Game Music Saturdays: ProtoDome – BLUESCREEN

Yes, that title’s supposed to be in all caps. Who knows why!

ProtoDome’s music uses “chiptune” as more a complement than a focal point of the music. Is it jazz? Hard to say what kind. There’s elements of lounge music, as well as some elevator muzak…but in a good way! It’s mostly relaxing chill-out music, some of it attaining the heights of rhythmic complexity while others taking it slow. If there’s one word that could characterize the majority of songs here, it’s “funky” in a James Brown sort of way. Except there’s lots of jarring electronic elements and shaky bass lines. So that’s not like James Brown at all, is it? There’s a constant balance in this CD between the natural and artificial, if not in every song than from the overall track list.

“BSOD’d” gives you a taste of things to come with a very exciting jazz-fusion mixture. Throw in some breathy vocals, handclaps, get a little chiptune progression and plug a baseline in there and you’ve got yourself a catchy two and a half minute number. The Yoshi sound effects don’t hurt, either. “BLUENOISE!” takes things in a more synthesized direction, using some layering techniques to create a sound that reminds me of the more recent Sonic Adventure town themes turned into electronica dance beats. Being compared to SEGA’s catchy music themes is a high honor, believe me. It’s both fun and chill at the same time.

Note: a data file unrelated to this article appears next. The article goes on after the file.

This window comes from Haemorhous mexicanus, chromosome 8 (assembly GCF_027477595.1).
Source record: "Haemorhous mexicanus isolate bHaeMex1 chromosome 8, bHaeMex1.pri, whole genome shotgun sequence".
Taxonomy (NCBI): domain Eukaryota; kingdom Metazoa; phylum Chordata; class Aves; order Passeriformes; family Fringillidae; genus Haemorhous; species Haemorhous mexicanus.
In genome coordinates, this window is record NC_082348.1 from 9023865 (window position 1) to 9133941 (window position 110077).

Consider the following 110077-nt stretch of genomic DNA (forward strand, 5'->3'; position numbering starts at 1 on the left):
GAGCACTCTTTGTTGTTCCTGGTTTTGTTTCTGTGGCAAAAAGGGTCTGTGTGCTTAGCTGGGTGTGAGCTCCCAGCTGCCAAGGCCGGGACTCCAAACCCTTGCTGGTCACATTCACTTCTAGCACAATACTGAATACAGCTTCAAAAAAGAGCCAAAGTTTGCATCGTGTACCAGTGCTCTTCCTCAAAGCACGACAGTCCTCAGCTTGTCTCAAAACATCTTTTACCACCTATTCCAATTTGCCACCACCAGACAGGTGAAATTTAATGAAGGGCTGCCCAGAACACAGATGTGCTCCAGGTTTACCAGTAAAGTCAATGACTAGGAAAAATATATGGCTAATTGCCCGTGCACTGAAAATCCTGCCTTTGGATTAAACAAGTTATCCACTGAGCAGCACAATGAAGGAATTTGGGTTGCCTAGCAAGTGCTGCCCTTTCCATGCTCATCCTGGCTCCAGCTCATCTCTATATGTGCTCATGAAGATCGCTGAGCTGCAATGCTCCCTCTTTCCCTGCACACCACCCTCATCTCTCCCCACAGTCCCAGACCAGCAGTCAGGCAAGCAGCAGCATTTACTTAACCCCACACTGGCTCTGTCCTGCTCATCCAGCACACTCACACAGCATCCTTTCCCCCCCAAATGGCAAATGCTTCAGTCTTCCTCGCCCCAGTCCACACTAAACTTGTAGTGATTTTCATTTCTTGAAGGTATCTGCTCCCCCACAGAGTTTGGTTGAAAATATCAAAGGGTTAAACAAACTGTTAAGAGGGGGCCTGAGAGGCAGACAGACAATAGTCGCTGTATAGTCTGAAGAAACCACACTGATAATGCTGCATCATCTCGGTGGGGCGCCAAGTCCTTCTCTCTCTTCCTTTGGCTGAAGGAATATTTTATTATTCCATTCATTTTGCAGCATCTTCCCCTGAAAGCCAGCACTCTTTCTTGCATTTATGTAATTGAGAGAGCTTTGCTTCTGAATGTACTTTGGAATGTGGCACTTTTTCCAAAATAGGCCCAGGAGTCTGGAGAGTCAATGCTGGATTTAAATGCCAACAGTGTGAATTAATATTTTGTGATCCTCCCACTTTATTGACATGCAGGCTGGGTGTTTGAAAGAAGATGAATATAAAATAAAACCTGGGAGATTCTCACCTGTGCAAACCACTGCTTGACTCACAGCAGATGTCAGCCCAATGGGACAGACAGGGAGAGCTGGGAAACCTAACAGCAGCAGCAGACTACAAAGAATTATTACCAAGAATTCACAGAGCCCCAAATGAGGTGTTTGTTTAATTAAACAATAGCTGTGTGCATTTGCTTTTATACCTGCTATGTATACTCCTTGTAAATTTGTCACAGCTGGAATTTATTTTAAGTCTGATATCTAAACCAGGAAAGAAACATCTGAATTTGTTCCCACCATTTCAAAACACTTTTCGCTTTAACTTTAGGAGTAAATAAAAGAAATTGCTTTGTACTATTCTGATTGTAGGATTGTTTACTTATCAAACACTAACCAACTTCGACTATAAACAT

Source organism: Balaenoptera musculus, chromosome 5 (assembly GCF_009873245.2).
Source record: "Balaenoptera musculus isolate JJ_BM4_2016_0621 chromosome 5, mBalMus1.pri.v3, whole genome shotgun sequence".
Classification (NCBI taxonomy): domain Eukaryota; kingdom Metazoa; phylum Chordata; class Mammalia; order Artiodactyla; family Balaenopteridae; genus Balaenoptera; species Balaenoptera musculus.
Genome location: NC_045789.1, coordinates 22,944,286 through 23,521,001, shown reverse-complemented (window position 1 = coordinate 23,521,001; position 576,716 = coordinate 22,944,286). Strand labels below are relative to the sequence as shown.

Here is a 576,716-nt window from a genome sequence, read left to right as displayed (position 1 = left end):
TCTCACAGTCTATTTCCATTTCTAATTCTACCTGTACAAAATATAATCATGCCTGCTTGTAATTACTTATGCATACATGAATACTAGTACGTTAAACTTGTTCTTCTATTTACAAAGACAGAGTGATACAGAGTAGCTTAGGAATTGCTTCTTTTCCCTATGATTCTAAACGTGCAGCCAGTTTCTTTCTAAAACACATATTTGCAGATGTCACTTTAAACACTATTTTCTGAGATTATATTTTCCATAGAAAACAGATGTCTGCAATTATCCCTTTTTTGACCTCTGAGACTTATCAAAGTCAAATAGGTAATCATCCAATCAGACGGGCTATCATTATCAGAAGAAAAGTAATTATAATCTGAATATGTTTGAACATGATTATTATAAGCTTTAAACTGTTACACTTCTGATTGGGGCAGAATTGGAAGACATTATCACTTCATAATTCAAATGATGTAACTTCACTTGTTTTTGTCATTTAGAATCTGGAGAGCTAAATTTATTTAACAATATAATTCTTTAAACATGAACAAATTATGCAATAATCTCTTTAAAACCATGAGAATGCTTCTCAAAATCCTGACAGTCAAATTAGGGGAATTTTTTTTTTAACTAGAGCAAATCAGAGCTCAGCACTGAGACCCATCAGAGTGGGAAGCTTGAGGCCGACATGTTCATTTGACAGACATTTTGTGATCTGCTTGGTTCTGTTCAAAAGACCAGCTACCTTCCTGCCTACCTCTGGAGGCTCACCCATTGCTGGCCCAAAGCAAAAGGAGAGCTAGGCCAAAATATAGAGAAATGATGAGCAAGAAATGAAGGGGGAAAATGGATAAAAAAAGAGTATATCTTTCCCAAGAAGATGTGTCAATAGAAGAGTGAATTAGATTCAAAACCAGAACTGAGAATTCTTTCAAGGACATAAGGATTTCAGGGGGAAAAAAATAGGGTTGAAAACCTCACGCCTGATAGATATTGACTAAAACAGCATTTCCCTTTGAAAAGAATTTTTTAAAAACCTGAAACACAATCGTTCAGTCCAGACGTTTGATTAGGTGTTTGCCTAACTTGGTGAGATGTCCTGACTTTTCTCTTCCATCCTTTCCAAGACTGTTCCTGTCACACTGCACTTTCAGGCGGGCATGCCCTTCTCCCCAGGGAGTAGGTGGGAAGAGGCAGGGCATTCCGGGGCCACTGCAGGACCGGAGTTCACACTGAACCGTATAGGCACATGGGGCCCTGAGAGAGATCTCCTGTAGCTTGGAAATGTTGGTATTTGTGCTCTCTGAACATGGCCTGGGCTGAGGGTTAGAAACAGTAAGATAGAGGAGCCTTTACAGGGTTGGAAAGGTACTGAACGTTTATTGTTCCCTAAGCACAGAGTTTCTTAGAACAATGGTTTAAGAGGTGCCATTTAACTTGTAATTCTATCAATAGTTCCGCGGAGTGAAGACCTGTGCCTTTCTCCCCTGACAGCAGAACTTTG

“There’s Always Next Week” takes us back to a more natural sound. This would sound at home on any jazz lounge setlist, even with the synthesized piano/soundchip and live-recorded jazz vying for first position. This doesn’t fit in the realm of cool jazz like Miles Davis, nor is it quite fusion like Chick Corea. I’d call it a modern hybrid of both with a little swing to boot. “Nostalgia Breaks Hearts…” returns to an entirely video game music style. If I’m not mistaken, this definitely employs the Gameboy soundchip; heck, this wouldn’t sound out of place in a Pokemon remix album. Pokemon themes always have this air of adventure and ebullient excitement; this track doesn’t break my heart, that’s for certain.

The intermission (?) track “Over-Priced Ice Cream”, confuses me a bit. I’m not sure why we need an intermission for a twenty-four minute album (that’s including extras and remixes), but it’s a nice little sound inserted within the mix. “Analogue Dream Girl” gives the listener that jazz fusion sound once again, although this one definitely employs more real instruments than any of the previous. The piano, especially, captures that distinctive mix of electronic and acoustic elements well. It’s even got those solos, which is pretty remarkable for a three minute track to make them both interesting and neccessary.